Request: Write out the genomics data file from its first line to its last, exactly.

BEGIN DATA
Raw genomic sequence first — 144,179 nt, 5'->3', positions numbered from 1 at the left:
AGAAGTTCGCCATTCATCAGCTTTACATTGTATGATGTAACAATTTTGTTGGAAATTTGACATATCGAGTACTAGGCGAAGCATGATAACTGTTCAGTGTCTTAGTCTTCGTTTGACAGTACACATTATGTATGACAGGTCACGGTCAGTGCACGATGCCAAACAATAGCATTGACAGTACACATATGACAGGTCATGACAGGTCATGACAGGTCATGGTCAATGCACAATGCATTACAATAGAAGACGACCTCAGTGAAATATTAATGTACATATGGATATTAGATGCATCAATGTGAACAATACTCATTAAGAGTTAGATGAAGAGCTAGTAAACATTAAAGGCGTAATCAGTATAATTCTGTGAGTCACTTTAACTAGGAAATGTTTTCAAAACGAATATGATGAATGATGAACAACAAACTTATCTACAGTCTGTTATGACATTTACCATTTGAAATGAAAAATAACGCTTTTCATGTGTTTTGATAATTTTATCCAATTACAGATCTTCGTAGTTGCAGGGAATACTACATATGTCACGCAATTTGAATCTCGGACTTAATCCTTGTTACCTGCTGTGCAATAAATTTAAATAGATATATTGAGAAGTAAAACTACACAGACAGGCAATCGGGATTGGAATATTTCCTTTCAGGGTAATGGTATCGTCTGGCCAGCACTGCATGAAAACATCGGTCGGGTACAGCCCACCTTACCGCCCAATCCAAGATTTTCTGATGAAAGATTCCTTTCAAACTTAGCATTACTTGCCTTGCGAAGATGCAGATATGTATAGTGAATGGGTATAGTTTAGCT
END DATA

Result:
Raw genomic sequence first — 144,179 nt, 5'->3', positions numbered from 1 at the left:
AGAAGTTCGCCATTCATCAGCTTTACATTGTATGATGTAACAATTTTGTTGGAAATTTGACATATCGAGTACTAGGCGAAGCATGATAACTGTTCAGTGTCTTAGTCTTCGTTTGACAGTACACATTATGTATGACAGGTCACGGTCAGTGCACGATGCCAAACAATAGCATTGACAGTACACATATGACAGGTCATGACAGGTCATGACAGGTCATGGTCAATGCACAATGCATTACAATAGAAGACGACCTCAGTGAAATATTAATGTACATATGGATATTAGATGCATCAATGTGAACAATACTCATTAAGAGTTAGATGAAGAGCTAGTAAACATTAAAGGCGTAATCAGTATAATTCTGTGAGTCACTTTAACTAGGAAATGTTTTCAAAACGAATATGATGAATGATGAACAACAAACTTATCTACAGTCTGTTATGACATTTACCATTTGAAATGAAAAATAACGCTTTTCATGTGTTTTGATAATTTTATCCAATTACAGATCTTCGTAGTTGCAGGGAATACTACATATGTCACGCAATTTGAATCTCGGACTTAATCCTTGTTACCTGCTGTGCAATAAATTTAAATAGATATATTGAGAAGTAAAACTACACAGACAGGCAATCGGGATTGGAATATTTCCTTTCAGGGTAATGGTATCGTCTGGCCAGCACTGCATGAAAACATCGGTCGGGTACAGCCCACCTTACCGCCCAATCCAAGATTTTCTGATGAAAGATTCCTTTCAAACTTAGCATTACTTGCCTTGCGAAGATGCAGATATGTATAGTGAATGGGTATAGTTTAGCT